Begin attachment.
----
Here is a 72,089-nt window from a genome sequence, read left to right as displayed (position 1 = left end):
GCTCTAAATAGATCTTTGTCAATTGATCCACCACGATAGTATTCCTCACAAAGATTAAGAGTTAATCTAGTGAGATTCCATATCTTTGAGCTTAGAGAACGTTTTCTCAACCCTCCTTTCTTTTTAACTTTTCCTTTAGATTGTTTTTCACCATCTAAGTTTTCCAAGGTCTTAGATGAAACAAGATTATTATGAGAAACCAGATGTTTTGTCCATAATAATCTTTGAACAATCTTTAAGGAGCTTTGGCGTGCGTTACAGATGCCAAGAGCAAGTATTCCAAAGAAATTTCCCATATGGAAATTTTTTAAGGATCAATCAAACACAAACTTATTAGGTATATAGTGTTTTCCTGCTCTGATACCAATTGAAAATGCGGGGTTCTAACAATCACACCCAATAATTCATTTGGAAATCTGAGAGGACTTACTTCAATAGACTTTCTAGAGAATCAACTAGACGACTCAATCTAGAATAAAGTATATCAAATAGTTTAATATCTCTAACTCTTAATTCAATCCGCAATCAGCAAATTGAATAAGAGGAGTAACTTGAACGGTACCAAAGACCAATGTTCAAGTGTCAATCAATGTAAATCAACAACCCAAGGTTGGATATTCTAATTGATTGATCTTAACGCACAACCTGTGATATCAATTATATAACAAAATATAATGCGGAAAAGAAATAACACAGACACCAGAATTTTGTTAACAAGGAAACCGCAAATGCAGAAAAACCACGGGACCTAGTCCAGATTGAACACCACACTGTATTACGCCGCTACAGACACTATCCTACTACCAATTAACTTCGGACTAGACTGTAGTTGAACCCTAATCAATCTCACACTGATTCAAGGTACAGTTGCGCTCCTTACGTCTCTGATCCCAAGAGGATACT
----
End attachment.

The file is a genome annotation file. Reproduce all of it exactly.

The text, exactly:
Here is a 72,089-nt window from a genome sequence, read left to right as displayed (position 1 = left end):
GCTCTAAATAGATCTTTGTCAATTGATCCACCACGATAGTATTCCTCACAAAGATTAAGAGTTAATCTAGTGAGATTCCATATCTTTGAGCTTAGAGAACGTTTTCTCAACCCTCCTTTCTTTTTAACTTTTCCTTTAGATTGTTTTTCACCATCTAAGTTTTCCAAGGTCTTAGATGAAACAAGATTATTATGAGAAACCAGATGTTTTGTCCATAATAATCTTTGAACAATCTTTAAGGAGCTTTGGCGTGCGTTACAGATGCCAAGAGCAAGTATTCCAAAGAAATTTCCCATATGGAAATTTTTTAAGGATCAATCAAACACAAACTTATTAGGTATATAGTGTTTTCCTGCTCTGATACCAATTGAAAATGCGGGGTTCTAACAATCACACCCAATAATTCATTTGGAAATCTGAGAGGACTTACTTCAATAGACTTTCTAGAGAATCAACTAGACGACTCAATCTAGAATAAAGTATATCAAATAGTTTAATATCTCTAACTCTTAATTCAATCCGCAATCAGCAAATTGAATAAGAGGAGTAACTTGAACGGTACCAAAGACCAATGTTCAAGTGTCAATCAATGTAAATCAACAACCCAAGGTTGGATATTCTAATTGATTGATCTTAACGCACAACCTGTGATATCAATTATATAACAAAATATAATGCGGAAAAGAAATAACACAGACACCAGAATTTTGTTAACAAGGAAACCGCAAATGCAGAAAAACCACGGGACCTAGTCCAGATTGAACACCACACTGTATTACGCCGCTACAGACACTATCCTACTACCAATTAACTTCGGACTAGACTGTAGTTGAACCCTAATCAATCTCACACTGATTCAAGGTACAGTTGCGCTCCTTACGTCTCTGATCCCAAGAGGATACT